Eaters of white and brown rice have healthier diets— they take in more fruits and vegetables and less saturated fat and added sugar, a Baylor College of Medicine study of more than 14,000 adults showed. But all’s not well in Riceville. It turns out, the grain is often tainted with carcinogenic metals, especially when crops are grown in once industrial areas. In China, the concern is cadmium, a metallic compound that may cause cancer and kidney disease. In fact, a Greenpeace East Asia test found unsafe levels of cadmium in 12 of 13 rice crops sampled. Stateside, arsenic is the enemy, though the FDA has so far deemed levels too low to cause immediate adverse health effects.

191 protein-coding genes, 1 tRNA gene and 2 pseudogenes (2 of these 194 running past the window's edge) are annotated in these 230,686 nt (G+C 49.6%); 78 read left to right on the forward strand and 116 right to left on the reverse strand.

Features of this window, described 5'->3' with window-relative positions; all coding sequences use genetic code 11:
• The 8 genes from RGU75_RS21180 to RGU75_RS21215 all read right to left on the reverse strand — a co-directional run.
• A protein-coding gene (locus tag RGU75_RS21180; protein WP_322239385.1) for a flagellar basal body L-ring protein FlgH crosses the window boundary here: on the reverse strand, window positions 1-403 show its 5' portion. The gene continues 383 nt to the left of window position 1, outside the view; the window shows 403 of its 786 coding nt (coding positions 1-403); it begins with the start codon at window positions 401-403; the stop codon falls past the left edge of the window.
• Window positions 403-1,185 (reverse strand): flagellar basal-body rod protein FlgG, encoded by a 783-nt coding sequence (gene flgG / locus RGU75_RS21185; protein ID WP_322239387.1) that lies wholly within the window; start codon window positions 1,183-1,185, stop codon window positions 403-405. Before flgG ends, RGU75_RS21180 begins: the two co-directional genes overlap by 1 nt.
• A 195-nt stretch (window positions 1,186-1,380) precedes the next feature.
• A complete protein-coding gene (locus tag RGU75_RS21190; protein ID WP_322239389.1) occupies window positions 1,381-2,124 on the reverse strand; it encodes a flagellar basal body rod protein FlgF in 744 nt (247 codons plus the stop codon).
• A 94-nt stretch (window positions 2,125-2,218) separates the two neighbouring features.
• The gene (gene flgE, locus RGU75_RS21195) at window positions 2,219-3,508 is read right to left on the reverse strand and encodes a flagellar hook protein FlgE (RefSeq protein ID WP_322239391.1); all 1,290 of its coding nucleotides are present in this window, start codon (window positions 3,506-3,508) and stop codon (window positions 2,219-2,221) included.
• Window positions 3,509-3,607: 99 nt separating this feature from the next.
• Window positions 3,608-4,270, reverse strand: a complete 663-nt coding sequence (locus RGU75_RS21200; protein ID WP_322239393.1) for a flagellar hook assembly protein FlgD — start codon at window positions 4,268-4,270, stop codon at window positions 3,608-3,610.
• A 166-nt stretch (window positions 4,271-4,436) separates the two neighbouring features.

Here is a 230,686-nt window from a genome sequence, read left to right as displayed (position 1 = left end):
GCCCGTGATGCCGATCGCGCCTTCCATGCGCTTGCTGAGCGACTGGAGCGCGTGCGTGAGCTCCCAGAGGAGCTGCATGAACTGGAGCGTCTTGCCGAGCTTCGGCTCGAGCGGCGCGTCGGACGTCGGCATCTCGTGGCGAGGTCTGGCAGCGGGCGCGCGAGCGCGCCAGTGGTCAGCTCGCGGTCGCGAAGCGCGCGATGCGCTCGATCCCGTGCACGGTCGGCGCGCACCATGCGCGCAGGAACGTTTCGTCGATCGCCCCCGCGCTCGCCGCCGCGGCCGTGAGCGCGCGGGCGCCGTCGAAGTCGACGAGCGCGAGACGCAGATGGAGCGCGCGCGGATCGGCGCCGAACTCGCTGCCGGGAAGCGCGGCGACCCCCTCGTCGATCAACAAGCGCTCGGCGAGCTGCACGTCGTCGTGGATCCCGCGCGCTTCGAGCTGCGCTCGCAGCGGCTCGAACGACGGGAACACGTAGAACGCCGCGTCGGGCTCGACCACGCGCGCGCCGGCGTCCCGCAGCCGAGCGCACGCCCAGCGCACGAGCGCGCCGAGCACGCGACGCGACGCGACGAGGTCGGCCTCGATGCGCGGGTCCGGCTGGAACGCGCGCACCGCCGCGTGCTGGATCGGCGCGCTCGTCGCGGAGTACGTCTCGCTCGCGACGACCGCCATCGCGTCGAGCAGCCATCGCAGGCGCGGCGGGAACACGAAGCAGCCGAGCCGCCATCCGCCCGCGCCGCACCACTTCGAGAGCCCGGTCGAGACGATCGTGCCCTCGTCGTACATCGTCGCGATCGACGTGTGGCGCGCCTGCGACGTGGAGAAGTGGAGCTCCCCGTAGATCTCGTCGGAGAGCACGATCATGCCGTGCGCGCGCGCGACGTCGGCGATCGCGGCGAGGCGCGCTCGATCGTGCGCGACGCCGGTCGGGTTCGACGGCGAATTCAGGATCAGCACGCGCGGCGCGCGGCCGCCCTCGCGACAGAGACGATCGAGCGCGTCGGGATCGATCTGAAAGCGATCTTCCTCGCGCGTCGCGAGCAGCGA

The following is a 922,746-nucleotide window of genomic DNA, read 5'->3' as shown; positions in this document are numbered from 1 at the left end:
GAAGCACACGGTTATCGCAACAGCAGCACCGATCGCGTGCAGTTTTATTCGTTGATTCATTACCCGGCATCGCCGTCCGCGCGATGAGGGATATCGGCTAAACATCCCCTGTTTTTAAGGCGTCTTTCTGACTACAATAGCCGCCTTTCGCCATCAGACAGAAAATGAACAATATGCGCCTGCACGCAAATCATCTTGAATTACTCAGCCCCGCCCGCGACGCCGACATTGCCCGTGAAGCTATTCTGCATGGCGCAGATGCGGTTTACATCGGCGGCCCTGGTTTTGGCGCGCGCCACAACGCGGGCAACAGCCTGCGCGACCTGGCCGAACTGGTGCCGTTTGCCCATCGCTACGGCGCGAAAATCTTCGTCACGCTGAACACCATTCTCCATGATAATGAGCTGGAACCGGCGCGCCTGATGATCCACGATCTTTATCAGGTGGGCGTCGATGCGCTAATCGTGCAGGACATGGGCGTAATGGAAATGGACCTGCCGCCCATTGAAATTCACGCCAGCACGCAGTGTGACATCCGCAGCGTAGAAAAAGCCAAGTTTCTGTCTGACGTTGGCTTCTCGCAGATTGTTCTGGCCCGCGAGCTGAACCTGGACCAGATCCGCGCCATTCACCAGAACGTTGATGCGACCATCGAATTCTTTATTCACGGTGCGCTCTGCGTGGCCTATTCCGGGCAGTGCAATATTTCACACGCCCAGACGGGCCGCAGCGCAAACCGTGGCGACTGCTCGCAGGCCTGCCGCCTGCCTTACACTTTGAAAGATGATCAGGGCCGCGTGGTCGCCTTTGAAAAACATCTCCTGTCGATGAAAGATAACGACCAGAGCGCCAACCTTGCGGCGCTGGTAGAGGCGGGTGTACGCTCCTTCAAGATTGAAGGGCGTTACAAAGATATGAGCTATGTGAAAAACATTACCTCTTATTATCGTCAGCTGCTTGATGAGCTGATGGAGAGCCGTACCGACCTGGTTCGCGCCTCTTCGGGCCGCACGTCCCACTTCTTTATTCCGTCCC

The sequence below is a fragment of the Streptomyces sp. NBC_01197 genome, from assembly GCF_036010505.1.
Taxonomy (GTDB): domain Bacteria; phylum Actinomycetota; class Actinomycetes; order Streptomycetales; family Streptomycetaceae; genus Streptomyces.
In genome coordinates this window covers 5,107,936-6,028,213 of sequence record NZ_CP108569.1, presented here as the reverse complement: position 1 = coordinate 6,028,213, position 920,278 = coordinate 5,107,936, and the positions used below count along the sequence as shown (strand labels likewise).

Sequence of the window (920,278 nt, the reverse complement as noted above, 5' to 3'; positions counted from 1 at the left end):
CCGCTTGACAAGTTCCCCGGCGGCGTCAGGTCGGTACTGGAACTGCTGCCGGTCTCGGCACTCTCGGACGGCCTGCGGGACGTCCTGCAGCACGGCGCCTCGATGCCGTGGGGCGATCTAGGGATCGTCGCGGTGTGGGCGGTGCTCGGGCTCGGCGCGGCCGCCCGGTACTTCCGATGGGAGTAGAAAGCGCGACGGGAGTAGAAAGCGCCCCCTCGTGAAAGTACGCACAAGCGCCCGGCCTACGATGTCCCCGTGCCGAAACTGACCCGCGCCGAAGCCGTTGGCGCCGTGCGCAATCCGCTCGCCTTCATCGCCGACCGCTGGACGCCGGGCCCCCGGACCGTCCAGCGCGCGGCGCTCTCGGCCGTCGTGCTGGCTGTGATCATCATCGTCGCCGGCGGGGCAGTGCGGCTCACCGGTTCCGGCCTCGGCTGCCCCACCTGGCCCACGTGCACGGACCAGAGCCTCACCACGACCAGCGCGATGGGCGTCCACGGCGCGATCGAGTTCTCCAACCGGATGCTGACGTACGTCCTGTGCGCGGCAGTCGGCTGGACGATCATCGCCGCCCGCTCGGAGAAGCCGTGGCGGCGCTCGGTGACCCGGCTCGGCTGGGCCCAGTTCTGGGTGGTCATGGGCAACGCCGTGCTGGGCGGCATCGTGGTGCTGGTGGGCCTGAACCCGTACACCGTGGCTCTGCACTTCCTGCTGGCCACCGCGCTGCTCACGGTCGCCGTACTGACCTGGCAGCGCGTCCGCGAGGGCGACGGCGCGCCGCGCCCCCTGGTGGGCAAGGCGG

Still, fear is growing that tainted rice poses major health risks: “Arsenic is a carcinogen, as is cadmium,” says Arsenic & Rice author Andy Meharg, Ph.D. “Small amounts over a long time will increase cancer risks.” Thankfully, you don’t need to ban rice from your diet. Here are six waysto ensure that your favorite carb source is the healthiest it can be.